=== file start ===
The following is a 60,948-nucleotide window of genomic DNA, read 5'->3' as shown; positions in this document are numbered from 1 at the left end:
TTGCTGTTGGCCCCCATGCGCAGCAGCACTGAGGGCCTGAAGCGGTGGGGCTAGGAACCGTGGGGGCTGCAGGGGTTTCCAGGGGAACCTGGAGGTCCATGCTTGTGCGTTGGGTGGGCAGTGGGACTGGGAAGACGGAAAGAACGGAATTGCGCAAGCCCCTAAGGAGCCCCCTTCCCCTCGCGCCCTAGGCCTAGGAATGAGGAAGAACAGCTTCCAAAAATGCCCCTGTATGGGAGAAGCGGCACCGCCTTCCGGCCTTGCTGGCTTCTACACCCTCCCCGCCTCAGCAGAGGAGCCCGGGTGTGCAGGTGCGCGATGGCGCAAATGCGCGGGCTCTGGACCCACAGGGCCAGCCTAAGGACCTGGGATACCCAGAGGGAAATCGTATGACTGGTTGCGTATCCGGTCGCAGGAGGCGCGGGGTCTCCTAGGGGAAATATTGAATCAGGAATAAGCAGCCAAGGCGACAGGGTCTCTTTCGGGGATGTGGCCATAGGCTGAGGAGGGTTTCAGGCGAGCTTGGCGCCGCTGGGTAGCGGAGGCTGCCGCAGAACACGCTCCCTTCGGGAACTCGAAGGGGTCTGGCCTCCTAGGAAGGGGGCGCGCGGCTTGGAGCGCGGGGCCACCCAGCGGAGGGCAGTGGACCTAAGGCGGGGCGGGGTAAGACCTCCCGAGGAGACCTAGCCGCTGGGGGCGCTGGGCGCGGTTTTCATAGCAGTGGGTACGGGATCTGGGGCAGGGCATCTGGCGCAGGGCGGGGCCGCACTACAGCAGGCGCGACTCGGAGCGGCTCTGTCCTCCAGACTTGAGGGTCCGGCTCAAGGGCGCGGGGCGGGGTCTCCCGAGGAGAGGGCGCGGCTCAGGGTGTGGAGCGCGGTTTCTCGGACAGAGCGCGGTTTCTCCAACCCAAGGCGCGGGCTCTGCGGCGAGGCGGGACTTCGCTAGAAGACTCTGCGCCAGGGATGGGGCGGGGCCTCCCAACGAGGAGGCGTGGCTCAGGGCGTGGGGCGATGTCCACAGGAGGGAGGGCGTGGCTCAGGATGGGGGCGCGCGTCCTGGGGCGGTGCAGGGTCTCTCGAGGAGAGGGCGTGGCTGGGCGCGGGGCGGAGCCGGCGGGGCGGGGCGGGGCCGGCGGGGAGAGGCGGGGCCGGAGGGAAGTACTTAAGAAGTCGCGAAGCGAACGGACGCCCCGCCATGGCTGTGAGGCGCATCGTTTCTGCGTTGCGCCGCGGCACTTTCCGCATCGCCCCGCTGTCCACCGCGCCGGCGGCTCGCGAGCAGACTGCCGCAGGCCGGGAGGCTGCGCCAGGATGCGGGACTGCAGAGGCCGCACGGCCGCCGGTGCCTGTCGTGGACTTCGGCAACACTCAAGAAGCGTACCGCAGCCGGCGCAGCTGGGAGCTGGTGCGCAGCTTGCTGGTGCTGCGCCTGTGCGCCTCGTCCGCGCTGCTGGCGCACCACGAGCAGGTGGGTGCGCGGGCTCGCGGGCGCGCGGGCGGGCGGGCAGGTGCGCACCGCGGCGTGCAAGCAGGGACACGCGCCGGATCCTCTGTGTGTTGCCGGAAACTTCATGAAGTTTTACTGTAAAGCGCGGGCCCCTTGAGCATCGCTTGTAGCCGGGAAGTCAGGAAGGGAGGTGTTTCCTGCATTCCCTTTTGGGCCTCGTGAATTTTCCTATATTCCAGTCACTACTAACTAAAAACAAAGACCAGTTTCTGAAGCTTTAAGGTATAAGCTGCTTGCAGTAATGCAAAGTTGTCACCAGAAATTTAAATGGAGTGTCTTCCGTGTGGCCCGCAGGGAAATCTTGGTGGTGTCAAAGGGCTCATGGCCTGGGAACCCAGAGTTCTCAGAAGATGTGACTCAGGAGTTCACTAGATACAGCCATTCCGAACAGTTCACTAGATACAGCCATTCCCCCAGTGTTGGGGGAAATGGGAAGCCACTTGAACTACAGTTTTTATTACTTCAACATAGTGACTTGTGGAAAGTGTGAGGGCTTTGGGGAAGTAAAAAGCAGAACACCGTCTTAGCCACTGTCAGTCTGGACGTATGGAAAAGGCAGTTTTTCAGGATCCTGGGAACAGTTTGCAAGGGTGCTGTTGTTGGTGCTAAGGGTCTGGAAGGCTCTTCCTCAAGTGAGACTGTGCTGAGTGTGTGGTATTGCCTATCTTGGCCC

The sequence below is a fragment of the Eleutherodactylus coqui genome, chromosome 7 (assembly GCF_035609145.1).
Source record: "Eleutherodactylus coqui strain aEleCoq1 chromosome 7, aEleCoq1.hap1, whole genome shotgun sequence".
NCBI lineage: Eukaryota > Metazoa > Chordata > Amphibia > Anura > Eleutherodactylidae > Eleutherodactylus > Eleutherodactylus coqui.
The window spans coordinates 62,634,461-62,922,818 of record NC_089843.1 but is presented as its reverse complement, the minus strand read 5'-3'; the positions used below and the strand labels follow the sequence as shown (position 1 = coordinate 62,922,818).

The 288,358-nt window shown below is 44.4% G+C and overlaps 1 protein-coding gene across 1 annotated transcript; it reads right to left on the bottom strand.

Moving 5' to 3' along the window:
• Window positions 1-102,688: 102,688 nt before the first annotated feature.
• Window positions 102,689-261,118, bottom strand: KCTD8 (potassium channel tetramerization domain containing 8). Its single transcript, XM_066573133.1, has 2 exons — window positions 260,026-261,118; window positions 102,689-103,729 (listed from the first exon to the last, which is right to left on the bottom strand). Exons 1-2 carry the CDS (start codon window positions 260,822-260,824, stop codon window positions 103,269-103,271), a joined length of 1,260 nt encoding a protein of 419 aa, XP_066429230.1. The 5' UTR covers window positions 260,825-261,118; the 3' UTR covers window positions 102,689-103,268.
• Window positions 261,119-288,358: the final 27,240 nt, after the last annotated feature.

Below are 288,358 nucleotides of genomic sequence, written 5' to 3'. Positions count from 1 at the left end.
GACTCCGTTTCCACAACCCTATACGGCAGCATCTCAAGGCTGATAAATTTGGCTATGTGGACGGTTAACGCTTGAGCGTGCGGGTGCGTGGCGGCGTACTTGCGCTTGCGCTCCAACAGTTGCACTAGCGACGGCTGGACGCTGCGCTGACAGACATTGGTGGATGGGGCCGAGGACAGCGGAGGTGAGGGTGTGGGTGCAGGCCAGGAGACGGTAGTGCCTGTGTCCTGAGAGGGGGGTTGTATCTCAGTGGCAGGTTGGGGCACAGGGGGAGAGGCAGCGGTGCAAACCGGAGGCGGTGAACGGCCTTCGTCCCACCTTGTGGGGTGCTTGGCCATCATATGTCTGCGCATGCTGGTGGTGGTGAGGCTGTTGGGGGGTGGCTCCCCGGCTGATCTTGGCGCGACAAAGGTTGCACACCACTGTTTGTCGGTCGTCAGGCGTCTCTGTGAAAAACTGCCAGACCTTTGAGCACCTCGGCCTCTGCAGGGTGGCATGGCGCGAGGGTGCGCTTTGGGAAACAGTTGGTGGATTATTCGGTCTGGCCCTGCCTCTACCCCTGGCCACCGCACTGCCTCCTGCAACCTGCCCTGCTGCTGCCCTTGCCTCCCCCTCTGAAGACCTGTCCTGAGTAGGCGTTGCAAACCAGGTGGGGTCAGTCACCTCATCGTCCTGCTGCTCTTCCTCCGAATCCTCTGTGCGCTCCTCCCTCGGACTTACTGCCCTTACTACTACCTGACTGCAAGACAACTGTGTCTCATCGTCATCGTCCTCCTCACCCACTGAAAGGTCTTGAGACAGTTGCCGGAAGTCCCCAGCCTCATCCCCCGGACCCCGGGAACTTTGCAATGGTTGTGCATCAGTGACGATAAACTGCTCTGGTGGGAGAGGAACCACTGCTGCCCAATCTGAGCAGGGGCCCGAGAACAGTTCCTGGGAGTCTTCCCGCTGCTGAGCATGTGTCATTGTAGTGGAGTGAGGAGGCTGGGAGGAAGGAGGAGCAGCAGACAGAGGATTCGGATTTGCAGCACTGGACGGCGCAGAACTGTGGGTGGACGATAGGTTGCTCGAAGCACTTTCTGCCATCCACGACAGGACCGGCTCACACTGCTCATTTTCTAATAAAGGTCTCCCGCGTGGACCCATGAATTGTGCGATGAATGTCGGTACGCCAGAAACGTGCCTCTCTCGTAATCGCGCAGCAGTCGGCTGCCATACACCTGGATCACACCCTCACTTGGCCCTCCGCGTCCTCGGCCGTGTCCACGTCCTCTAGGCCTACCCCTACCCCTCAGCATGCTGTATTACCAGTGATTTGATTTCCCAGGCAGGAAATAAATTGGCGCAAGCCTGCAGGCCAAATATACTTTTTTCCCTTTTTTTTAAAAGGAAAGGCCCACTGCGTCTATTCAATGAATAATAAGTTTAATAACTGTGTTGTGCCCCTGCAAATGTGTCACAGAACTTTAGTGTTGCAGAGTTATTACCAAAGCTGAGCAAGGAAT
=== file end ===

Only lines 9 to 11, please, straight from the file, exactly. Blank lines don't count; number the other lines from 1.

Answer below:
• Window positions 1-102,688: 102,688 nt before the first annotated feature.
• Window positions 102,689-261,118, bottom strand: KCTD8 (potassium channel tetramerization domain containing 8). Its single transcript, XM_066573133.1, has 2 exons — window positions 260,026-261,118; window positions 102,689-103,729 (listed from the first exon to the last, which is right to left on the bottom strand). Exons 1-2 carry the CDS (start codon window positions 260,822-260,824, stop codon window positions 103,269-103,271), a joined length of 1,260 nt encoding a protein of 419 aa, XP_066429230.1. The 5' UTR covers window positions 260,825-261,118; the 3' UTR covers window positions 102,689-103,268.
• Window positions 261,119-288,358: the final 27,240 nt, after the last annotated feature.